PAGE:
“We’ll keep playable for as long as we are legally allowed to, but the day GDPR hits, we’ll pull it down so as to be in compliance.”

Super Monday Night Combat’s servers will be online through May 23rd then shut down ahead of the GDPR deadline on the 24th (it comes into effect on May 25th). The game will become unplayable in all modes, leaving it dead. As a going-away present, Uber will give a big wodge of in-game cash who get in touch with their support department.

It’s always a shame when a game dies, even if it is understandable, and is lost to posterity.

Uber aren’t the only company having trouble with the GDPR. Several free-to-play MMOs, including Ragnarok Online and Dragon Saga, are will also shut down due to the GDPR. Their western publisher has announced that they will start region-blocking Europeans by IP. And some have speculated that the recent Steam privacy changes, which had the knock-on effect of locking out SteamSpy, are down to the GDPR. I suspect we’ll hear from more games and companies over the coming weeks.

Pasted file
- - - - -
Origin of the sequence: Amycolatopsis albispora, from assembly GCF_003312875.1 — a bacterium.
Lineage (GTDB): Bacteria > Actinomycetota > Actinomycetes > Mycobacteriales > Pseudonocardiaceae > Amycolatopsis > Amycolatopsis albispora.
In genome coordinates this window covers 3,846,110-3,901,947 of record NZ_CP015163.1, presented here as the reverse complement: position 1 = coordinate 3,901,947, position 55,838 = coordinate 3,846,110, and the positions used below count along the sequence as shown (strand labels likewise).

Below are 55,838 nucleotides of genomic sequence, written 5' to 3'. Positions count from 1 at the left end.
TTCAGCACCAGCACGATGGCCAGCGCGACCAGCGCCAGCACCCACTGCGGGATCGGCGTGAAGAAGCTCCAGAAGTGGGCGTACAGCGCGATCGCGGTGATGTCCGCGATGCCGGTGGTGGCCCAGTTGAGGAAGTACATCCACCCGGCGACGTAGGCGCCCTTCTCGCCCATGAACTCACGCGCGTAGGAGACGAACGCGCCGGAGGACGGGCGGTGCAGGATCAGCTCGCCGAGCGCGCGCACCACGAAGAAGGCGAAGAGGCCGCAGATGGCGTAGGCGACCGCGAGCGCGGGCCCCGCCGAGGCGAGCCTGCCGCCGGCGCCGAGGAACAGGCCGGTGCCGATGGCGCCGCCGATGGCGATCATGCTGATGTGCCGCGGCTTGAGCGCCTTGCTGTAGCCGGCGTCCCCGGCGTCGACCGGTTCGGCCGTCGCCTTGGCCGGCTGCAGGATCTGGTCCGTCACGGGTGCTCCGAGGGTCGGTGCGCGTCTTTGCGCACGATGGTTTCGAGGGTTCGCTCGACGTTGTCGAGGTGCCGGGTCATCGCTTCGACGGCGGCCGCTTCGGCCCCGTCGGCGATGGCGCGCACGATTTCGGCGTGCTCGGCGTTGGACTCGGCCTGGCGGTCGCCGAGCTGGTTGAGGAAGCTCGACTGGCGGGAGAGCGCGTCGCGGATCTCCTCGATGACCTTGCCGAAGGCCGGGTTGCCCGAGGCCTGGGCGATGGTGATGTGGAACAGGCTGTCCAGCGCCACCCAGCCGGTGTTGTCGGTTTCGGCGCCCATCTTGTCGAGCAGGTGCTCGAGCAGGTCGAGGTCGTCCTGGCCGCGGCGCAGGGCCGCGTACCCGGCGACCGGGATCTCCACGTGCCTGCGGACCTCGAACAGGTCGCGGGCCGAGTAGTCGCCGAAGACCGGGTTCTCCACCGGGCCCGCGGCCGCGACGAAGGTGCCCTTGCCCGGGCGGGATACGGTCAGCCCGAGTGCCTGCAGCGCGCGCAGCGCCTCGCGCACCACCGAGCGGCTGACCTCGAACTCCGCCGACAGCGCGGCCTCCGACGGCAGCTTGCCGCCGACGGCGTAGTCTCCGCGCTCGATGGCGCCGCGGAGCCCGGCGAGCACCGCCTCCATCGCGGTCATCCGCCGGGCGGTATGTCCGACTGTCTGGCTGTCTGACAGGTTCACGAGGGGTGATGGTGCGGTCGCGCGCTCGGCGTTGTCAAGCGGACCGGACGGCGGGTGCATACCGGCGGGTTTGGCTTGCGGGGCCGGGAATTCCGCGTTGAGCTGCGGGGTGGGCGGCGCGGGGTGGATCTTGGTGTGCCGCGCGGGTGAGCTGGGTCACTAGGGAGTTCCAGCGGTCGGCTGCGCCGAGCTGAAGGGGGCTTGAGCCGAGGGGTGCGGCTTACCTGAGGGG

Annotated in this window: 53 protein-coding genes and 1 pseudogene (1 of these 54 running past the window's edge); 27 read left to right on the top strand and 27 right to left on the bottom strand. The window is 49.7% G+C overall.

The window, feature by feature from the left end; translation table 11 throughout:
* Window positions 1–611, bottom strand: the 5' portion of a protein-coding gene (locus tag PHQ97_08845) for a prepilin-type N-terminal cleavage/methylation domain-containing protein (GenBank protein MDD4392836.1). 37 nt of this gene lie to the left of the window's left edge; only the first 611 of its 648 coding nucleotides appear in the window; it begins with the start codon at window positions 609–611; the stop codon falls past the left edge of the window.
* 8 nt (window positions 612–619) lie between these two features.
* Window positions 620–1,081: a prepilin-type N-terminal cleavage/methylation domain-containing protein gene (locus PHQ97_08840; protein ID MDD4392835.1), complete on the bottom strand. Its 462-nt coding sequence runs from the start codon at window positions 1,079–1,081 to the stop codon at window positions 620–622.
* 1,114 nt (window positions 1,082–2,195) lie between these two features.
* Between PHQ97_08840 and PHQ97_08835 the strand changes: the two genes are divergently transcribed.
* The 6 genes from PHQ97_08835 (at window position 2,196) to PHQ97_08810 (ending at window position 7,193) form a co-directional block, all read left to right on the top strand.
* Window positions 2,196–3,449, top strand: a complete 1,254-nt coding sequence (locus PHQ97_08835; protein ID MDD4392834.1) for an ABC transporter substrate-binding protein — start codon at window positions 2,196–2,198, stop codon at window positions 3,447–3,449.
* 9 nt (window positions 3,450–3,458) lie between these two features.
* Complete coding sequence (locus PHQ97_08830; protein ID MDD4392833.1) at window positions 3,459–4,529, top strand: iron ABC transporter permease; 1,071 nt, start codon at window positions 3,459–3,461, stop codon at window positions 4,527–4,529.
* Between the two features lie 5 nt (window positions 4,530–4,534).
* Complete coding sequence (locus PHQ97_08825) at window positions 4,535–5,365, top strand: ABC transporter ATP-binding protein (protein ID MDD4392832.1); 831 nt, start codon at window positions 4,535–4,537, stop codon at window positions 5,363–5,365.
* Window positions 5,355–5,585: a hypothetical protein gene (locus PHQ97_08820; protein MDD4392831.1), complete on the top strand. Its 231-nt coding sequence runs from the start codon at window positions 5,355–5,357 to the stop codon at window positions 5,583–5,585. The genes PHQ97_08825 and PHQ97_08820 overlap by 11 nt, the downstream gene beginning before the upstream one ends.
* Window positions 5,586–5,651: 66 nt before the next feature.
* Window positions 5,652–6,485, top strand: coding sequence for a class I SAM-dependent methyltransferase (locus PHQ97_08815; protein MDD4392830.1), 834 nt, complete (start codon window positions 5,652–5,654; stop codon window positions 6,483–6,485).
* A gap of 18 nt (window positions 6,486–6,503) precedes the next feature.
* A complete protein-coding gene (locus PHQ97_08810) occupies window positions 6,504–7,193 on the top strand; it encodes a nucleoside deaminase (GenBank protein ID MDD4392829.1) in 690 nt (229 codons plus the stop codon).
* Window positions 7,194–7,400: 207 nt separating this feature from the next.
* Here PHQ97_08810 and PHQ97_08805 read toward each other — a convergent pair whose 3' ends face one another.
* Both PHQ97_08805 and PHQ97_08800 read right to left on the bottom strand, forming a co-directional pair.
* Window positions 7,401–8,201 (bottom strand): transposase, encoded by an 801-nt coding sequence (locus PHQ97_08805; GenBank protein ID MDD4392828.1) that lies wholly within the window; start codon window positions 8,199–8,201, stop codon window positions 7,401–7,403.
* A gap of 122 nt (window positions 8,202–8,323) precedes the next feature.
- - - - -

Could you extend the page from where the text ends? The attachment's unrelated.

27 Comments

  1. spacein_vader says:

    I’m my organisations Data Protection Officer and it seems there’s a lot of FUD going around about GRPR at the minute so it’s pleasing to see some devs who are honest: compliance is possible just not cost effective in this case.

    I’ve no doubt that the Steam changes (I’ve also had updated T’s&C’s from GoG and imagine EA, Ubi et al won’t be far behind,) are down to GDPR. I just hope people see it for what it is, increased protection of the individuals privacy, rather than a new excuse the lazy will use to avoid doing something now we’ve all wised up to “health & safety says no”.

    • Someoldguy says: